Pentagon: Taliban Can Read WikiLeaks, U.S. Troops Can’t

Noah Shachtman writes on the always interesting WIRED’s Danger Room:
Soldier WikiLeaks

Any citizen, any foreign spy, any member of the Taliban, and any terrorist can go to the WikiLeaks website, and download detailed information about how the U.S. military waged war in Afghanistan from 2004 to 2009. Members of that same military, however, are now banned from looking at those internal military documents. “Doing so would introduce potentially classified information on unclassified networks,” according to one directive issued by the armed forces.

That cry you hear? It’s common sense, writhing in pain.

There was a time, just a few months ago, when the Pentagon appeared to be growing comfortable with the emerging digital media landscape. Troops were free to blog and tweet, as long as they used their heads and didn’t disclose secrets. Thumb drives and DVDs could be employed, as long as they didn’t carry viruses or classified information. But the WikiLeaks disclosures — tens of thousands of classified documents — seem to have reversed that trajectory.

Now, the Marine Corps is telling troops and civilian employees in a memo:

[W]illingly accessing the WIKILEAKS website for the purpose of viewing the posted classified material [constitutes] the unauthorized processing, disclosure, viewing, and downloading of classified information onto an UNAUTHORIZED computer system not approved to store classified information. Meaning they have WILLINGLY committed a SECURITY VIOLATION.

The other branches of the armed services have put out similar notices. The memos were initially reported in the Washington Times. But the story has been removed from the paper’s website.

Read More: WIRED’s Danger Room

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  • Andrew

    Of course! Who's a bigger threat to the U.S. government, the Taliban and al-Qaeda or it's own military and citizens?

  • http://voxmagi-necessarywords.blogspot.com/ VoxMagi

    Typical…a policy causes a problem…they don't change the policy…they forbid anybody to be involved in anything that might contradict or endanger the policy. I love that everybody has made this issue all about the 'safety of our troops' being compromised…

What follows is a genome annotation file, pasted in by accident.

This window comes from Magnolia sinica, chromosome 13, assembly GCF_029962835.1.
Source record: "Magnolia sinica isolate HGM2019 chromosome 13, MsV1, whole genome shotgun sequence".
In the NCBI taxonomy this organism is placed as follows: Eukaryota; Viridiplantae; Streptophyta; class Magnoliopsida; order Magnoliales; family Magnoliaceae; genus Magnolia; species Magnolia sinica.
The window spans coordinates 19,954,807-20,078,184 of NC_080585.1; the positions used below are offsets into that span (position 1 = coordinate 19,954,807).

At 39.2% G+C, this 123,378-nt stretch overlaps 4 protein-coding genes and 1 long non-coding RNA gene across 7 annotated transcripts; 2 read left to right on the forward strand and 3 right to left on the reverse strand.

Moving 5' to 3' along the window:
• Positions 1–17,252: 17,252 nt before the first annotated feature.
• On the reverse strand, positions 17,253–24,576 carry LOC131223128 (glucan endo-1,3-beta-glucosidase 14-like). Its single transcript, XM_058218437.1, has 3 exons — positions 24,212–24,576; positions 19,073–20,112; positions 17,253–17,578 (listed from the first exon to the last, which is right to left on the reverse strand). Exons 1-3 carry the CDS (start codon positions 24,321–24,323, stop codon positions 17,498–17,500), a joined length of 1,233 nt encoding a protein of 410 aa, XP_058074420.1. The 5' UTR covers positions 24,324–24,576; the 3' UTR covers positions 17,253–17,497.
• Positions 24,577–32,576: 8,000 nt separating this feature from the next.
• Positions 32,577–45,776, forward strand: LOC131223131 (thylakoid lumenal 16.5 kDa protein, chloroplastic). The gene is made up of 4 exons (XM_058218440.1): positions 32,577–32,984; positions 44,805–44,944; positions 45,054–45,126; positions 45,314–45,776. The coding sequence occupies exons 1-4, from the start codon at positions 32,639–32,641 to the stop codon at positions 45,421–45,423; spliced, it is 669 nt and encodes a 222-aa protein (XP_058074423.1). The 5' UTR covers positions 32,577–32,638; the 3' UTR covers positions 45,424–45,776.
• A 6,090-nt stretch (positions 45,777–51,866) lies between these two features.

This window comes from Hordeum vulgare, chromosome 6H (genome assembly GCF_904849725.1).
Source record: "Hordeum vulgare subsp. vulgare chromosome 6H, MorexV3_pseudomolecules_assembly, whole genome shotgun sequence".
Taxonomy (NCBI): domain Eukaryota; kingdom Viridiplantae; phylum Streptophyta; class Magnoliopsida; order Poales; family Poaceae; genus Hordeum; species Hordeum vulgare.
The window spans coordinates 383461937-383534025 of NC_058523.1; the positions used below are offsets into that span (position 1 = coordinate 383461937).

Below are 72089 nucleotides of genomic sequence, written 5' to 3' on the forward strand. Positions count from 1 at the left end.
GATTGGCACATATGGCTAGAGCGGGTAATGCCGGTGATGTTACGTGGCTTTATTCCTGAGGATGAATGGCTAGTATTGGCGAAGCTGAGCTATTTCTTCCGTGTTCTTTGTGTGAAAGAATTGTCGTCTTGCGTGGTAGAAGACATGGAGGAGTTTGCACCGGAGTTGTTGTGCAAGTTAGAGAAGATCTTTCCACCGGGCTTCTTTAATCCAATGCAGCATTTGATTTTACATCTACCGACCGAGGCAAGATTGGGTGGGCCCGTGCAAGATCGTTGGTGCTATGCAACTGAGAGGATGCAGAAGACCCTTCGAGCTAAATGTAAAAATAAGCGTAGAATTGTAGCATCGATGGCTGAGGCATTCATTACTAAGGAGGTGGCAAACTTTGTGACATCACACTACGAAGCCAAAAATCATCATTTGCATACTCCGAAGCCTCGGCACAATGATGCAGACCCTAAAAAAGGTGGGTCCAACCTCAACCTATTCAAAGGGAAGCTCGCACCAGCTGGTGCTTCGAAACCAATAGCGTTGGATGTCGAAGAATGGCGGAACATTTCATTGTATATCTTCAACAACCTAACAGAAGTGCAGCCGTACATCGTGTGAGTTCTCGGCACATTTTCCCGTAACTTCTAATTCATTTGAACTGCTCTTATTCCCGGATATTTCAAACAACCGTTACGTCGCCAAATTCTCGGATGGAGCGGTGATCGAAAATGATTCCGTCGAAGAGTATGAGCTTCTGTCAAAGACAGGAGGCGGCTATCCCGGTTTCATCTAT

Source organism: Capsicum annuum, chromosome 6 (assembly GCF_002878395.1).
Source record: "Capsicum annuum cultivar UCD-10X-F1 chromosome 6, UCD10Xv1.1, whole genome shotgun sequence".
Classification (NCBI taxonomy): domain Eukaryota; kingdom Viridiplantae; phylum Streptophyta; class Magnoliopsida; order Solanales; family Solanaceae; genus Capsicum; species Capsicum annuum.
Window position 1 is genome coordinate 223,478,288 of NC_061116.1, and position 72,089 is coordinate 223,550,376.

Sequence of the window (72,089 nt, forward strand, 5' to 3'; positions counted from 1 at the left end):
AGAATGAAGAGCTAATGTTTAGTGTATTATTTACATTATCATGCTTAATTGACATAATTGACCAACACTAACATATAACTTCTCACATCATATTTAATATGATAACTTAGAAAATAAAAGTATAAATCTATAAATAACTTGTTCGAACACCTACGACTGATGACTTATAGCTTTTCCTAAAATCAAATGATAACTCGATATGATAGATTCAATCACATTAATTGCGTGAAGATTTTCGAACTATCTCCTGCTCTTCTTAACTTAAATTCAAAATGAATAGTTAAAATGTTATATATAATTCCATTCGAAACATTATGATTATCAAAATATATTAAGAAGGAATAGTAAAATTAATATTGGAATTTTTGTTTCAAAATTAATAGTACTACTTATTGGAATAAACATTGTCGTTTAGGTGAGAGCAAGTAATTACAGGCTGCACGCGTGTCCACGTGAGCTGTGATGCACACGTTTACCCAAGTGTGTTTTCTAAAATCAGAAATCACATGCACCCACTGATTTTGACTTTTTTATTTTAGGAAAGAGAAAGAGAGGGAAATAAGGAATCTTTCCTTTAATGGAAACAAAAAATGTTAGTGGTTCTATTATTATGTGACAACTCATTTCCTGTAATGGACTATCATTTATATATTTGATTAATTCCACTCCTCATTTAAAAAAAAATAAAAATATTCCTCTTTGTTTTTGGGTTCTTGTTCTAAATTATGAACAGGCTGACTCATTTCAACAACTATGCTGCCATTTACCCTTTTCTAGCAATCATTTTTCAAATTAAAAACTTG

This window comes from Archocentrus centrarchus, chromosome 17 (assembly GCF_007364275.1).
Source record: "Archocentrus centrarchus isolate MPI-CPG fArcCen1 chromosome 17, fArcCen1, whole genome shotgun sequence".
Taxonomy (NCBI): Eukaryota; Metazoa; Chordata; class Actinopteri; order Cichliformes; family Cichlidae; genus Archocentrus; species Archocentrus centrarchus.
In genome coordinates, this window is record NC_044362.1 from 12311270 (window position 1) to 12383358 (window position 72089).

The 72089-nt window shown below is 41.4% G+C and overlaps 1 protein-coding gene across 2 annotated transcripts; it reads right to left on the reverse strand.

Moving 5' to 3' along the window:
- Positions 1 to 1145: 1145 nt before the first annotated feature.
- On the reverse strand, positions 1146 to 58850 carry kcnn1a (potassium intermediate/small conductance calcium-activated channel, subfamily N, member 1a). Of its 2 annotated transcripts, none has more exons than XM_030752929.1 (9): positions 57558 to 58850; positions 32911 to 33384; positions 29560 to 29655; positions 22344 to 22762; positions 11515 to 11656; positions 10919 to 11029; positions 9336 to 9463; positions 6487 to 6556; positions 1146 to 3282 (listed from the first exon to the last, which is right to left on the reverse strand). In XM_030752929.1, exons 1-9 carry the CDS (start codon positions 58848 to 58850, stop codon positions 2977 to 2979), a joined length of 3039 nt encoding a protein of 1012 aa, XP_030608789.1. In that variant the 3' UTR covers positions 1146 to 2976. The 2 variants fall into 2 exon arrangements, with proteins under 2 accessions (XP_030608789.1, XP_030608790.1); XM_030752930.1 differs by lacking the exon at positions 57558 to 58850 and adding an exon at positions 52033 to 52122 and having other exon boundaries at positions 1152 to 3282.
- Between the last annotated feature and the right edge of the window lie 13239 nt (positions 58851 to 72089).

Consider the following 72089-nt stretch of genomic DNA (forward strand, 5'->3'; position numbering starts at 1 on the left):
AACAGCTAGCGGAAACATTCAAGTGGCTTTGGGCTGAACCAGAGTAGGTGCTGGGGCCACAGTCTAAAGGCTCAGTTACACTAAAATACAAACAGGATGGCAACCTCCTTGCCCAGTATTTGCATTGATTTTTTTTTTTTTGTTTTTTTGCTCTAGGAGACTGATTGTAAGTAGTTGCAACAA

…like funding the Taliban with American tax dollars pipelined thru corrupt Pakistan officials doesn't endanger our troops A LOT MORE. Maybe now that we have a better understanding of what's going on we can make some choices that aren't indicative of hopeless insanity and reckless disregard for our troops lives.

    • Jfk5555

      What about funding the Taliban through the purchase of gasoline here in the US ?????????????

      • http://voxmagi-necessarywords.blogspot.com/ VoxMagi

        Thank you…good point. I was telling people a decade ago that if they drive a f*cking Hummer…they should be arrested for treason. I drive a truck for work reasons…but I compromised and aimed for maximum fuel efficiency. I watch people loading the tanks of pristine megatrucks that are for show and not work, dropping 100 bucks or more every time they top off the tank, and I just want to puke.

  • Buddy2x

    This could be the first step in the total shut down of personal computers and cell phones within the military while on duty. It's a wonder it hasn't happened before this.

    • Jfk5555

      The first step for a coup.

  • Buddy2x

    This could be the first step in the total shut down of personal computers and cell phones within the military while on duty. It's a wonder it hasn't happened before this.

  • Jfk5555

    THEY MIGHT NOT BE COMPETENT, BUT BY GOLLY THEY GOTS THEIR QUOTA AND THAT IS WHAT IS IMPORANT THESE DAYS.

  • Lwhite

    Now that's messed up!!!

  • Leslie

    Is this for real? Like soldiers are beyond what Taliban army knows? That's so awful! US is always known to be the best!

    http://www.editingproofreading.com.au

  • username

    How about if the Military quit doing things it felt it needed to hide? Like shooting civilians from helicopters.. Wouldn't that resolve the issue?

  • Johndough

    They would also be committing a security violation if they talked to someone without a clearance or need-to- know, about something (classified) they read on wikileaks. Everyone in the world can read it, then talk about it, without much consequence, just not certain U.S. national defense personnel.

    In their business, it’s all about following the rules and throwing common sense out the window. This point is made SEVERAL TIMES in the movie IDIOCRACY. Watch it and see how stupid we are and will become.

  • Johndough

    They would also be committing a security violation if they talked to someone without a clearance or need-to- know, about something (classified) they read on wikileaks. Everyone in the world can read it, then talk about it, without much consequence, just not certain U.S. national defense personnel.

    In their business, it's all about following the rules and throwing common sense out the window. This point is made SEVERAL TIMES in the movie IDIOCRACY. Watch it and see how stupid we are and will become.

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